Start with the Columbia River Gorge. Although this may be a bit far south for you considering that you are going all the way up to Seattle, if you follow the coast north all the way up and around the Olympic Peninsula, then it might be worth your time to head south from Seattle, a bit inland, to hit Mount Ranier and Mount St. Helens returning you to the Portland area before turning east. If you do this, then the Snake River Valley through southern Idaho comes into play, another great area.

    Next: northwestern Wyoming and southern Montana. Yellowstone and the Grand Teton National Parks (NP) obviously, but also the Beartooth Highway and Little Bighorn Battlefield. these would set you up for the next area - the Black Hills of South Dakota with Devils Tower (in Montana), Mount Rushmore, Badlands NP, Wind and Jewel Caves, and th3e Crazy Horse Memorial.

    In the upper Midwest, look into the headwaters of the Mississippi, and the many wildlife refuges farther downstream Also you have a major choice to make at this point (if you have your passport up to date) and that is whether to go around the Great Lakes basically to the south through the US or pass north of some of them through Canada. Personally, if I had as much time as you do, I'd head north, running across the UP of Michigan hitting Pictured Rocks and Apostle Island National Lakeshores, crossing into Canada at Sault Ste. Marie and then coming down the east shore of Lake Huron using Manitoulin Island and the Bruce Peninsula to get to Toronto/Niagara falls.

    If you decide to stay south around the Lakes, I'd try to avoid the major toll roads in Indiana, Ohio, and Pennsylvania and instead use the excellent US highway system in the region (US-30/24/234/6/and others while still getting to places like Chicago (Lake Shore and Field Museum), Toledo (Cleveland (Natural History Museum, Rock and Roll Hall of Fame, Cuyahoga Valley NP), and the Appalachian and Pocono Mountains.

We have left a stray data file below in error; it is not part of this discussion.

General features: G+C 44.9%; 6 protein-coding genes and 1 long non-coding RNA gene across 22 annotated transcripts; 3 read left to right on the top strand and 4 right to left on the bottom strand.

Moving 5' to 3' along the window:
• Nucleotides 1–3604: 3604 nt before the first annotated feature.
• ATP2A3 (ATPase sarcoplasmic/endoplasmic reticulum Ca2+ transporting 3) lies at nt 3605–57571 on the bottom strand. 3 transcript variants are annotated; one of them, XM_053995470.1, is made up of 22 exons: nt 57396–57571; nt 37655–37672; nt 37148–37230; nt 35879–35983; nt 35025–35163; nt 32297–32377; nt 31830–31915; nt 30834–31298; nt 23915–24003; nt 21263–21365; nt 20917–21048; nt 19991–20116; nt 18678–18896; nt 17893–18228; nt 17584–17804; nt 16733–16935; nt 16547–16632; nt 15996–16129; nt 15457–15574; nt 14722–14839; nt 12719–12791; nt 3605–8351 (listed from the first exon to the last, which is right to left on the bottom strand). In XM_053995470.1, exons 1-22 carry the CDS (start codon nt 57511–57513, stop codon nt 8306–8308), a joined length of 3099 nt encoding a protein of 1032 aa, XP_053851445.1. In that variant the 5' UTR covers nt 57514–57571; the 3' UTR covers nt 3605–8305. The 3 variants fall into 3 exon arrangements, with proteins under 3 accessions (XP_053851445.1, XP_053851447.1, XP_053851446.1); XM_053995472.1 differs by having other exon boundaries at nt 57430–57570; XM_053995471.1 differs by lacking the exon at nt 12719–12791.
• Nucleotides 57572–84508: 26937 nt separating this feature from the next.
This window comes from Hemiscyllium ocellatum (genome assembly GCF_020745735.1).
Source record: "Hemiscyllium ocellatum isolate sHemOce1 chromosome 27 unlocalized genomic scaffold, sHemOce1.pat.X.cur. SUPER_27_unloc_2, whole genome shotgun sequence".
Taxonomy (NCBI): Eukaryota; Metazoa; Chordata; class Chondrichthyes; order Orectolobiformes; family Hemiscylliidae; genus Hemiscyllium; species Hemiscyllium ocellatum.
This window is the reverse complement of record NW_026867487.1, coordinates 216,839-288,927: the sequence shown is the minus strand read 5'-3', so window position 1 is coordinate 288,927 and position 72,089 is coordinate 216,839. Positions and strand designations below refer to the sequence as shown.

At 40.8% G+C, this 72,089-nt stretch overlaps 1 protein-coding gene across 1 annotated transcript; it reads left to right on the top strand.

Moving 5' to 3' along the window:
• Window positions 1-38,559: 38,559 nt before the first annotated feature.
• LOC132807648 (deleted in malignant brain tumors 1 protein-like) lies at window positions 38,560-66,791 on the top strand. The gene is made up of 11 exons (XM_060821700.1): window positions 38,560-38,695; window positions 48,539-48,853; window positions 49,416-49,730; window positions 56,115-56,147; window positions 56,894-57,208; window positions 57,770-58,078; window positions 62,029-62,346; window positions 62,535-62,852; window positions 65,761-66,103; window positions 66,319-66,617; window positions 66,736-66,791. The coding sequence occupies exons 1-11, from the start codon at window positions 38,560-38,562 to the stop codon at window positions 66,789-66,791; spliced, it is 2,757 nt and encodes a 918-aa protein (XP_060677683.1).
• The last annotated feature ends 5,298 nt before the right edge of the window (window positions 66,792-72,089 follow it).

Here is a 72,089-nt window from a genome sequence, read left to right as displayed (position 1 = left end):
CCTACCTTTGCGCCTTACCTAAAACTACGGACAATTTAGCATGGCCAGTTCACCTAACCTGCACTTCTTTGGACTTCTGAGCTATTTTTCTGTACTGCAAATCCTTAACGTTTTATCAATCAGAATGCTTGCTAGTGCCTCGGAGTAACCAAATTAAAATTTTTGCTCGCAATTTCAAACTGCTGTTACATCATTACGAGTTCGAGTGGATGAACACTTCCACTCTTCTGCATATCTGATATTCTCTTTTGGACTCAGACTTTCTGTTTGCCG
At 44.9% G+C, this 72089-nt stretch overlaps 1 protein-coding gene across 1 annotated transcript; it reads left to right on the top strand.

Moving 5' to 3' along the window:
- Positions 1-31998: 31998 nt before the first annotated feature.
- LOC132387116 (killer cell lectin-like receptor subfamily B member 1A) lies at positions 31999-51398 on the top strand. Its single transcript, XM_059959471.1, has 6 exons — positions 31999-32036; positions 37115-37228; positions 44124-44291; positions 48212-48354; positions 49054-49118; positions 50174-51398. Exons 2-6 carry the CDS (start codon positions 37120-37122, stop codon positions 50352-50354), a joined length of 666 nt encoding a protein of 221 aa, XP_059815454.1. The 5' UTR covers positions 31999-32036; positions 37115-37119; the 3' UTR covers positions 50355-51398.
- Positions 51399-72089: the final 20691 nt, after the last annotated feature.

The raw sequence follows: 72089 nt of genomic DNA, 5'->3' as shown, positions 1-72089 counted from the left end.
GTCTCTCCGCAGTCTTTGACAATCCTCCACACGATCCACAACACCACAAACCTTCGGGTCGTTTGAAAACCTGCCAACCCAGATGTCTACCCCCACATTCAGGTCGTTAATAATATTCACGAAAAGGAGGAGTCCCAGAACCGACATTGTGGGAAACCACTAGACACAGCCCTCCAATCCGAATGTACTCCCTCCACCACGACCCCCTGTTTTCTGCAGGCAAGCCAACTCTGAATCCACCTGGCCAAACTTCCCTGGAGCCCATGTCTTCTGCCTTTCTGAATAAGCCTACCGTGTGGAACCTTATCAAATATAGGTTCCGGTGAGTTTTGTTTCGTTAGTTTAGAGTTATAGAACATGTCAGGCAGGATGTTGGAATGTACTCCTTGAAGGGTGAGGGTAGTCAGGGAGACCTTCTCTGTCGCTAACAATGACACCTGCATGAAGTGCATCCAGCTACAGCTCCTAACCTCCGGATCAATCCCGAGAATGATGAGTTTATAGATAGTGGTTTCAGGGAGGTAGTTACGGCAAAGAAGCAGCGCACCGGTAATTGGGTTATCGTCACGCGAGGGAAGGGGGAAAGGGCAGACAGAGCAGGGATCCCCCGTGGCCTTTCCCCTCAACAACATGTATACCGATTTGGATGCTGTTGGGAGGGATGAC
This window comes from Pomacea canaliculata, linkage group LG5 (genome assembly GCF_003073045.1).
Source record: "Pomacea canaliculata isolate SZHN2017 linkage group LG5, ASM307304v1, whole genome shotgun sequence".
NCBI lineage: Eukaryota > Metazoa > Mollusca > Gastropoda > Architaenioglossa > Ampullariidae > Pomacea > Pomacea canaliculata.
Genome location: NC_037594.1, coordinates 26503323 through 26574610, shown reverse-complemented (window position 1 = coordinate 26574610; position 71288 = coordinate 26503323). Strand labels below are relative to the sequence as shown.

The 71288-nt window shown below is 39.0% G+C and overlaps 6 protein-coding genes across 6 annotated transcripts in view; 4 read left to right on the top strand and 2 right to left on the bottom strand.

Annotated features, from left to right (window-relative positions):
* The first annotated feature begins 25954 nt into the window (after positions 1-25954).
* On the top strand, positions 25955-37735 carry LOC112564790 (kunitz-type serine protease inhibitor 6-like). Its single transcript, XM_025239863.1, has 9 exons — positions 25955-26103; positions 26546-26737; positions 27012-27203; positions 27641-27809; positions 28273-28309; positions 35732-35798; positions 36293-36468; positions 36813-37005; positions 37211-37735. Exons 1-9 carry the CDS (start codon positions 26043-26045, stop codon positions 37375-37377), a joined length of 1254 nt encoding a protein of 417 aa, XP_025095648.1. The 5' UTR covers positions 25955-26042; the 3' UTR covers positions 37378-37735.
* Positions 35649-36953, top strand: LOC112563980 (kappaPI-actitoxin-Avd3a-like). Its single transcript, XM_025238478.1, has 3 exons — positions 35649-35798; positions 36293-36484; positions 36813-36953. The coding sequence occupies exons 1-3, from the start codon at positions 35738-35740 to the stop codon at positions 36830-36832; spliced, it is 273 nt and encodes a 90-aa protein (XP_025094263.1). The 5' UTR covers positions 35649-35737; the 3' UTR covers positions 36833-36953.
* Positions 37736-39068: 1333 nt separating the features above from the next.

A couple of general notes as well. Some of your best camping opportunities are in national parks, of course, but those are also the most popular. So unless you can commit to a date a year in advance, getting a reservation can be difficult. But there are still great alternatives, in nearby state parks and particularly in national forests where you can often camp for free in their distributed camping program. For details, check the various national forest websites and then again at the various district offices when you're actually in the area. Another great cost-saver: the National Parks annual pass. At $80 it gets you free entry (but not 'extras' like camping) to all parks and monuments in the national park system. You can just buy it at the first park you come to.


  4. Default

    I've never been to Glacier National Park but it is on my Bucket List, especially the Going To The Sun Road. Looks like it would be a minor detour on such a long trip.

    Perhaps others would chime in.